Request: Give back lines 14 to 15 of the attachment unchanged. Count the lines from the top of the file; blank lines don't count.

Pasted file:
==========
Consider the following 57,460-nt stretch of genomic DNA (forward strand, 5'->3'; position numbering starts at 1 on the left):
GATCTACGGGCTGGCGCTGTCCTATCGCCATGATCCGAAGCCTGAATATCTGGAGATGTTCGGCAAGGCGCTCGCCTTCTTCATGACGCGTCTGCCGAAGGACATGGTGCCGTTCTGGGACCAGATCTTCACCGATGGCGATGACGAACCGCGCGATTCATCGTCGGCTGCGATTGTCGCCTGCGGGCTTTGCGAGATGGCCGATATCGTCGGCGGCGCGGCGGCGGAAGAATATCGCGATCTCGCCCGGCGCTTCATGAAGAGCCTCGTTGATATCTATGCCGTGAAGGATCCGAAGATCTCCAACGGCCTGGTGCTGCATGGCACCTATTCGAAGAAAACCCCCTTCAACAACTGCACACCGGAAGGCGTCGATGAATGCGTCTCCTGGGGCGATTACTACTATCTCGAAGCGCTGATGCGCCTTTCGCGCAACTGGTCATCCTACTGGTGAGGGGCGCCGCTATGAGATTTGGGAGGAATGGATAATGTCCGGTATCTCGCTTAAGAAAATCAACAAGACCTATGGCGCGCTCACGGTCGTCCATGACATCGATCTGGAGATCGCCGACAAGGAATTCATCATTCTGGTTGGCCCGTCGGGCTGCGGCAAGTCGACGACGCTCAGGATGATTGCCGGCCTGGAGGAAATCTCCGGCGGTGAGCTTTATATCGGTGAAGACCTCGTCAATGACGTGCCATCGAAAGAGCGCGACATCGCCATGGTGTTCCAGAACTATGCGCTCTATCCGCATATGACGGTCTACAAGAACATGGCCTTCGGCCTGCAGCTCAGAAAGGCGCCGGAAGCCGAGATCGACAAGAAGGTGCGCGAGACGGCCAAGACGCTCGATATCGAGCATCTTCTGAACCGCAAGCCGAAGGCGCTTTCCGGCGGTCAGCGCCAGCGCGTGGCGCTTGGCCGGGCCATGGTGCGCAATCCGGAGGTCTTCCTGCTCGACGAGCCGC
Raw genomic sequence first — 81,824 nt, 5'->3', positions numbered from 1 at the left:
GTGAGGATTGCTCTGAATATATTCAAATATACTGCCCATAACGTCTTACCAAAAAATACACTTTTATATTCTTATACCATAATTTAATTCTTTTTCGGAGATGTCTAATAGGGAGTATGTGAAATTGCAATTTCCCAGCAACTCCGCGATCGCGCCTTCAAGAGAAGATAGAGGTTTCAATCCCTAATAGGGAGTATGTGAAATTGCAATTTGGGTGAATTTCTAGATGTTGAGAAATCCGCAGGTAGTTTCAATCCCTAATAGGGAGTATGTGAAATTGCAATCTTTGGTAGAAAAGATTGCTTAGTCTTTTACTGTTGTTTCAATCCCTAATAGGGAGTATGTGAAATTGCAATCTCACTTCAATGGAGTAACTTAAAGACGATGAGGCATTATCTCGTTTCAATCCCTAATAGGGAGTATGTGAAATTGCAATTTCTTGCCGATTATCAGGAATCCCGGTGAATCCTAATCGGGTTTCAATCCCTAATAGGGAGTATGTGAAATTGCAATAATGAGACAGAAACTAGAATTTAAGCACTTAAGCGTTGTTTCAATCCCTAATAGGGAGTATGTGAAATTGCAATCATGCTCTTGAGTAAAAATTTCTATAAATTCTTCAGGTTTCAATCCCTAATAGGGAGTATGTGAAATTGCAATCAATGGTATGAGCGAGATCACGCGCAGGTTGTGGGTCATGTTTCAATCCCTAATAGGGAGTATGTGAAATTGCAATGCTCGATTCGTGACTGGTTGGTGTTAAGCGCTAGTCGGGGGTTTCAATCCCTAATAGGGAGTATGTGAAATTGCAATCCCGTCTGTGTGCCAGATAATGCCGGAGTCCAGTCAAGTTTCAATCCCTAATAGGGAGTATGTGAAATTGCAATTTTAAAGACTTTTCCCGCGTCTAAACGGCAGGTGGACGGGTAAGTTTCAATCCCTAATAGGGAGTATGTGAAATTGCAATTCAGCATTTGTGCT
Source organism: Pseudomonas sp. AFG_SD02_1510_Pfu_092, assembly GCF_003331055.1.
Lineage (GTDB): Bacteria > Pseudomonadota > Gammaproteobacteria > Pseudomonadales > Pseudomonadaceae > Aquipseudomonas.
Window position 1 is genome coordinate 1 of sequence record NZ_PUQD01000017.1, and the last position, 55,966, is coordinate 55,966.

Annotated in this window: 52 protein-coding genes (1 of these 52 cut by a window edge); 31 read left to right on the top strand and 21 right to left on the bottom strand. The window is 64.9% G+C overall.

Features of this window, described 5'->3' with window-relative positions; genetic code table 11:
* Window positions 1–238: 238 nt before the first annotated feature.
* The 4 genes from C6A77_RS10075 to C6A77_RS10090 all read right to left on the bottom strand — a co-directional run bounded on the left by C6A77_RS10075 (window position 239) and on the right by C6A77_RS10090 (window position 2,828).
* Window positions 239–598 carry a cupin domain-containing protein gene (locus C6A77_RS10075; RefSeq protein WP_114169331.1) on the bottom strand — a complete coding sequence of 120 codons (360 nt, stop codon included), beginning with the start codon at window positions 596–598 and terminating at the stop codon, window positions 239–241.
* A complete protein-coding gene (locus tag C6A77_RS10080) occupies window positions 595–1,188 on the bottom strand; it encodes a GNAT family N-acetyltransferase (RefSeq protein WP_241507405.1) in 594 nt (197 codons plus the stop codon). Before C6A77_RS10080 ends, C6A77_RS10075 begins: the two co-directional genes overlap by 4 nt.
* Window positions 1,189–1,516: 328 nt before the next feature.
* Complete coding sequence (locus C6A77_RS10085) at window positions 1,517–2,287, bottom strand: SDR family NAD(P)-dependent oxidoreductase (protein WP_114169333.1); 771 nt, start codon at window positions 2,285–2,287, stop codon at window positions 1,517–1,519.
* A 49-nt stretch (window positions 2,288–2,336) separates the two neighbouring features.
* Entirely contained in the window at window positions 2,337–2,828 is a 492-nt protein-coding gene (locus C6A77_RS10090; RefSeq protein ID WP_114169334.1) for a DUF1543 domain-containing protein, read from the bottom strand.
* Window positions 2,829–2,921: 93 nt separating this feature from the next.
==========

* Window positions 1,189–1,516: 328 nt before the next feature.
* Complete coding sequence (locus C6A77_RS10085) at window positions 1,517–2,287, bottom strand: SDR family NAD(P)-dependent oxidoreductase (protein WP_114169333.1); 771 nt, start codon at window positions 2,285–2,287, stop codon at window positions 1,517–1,519.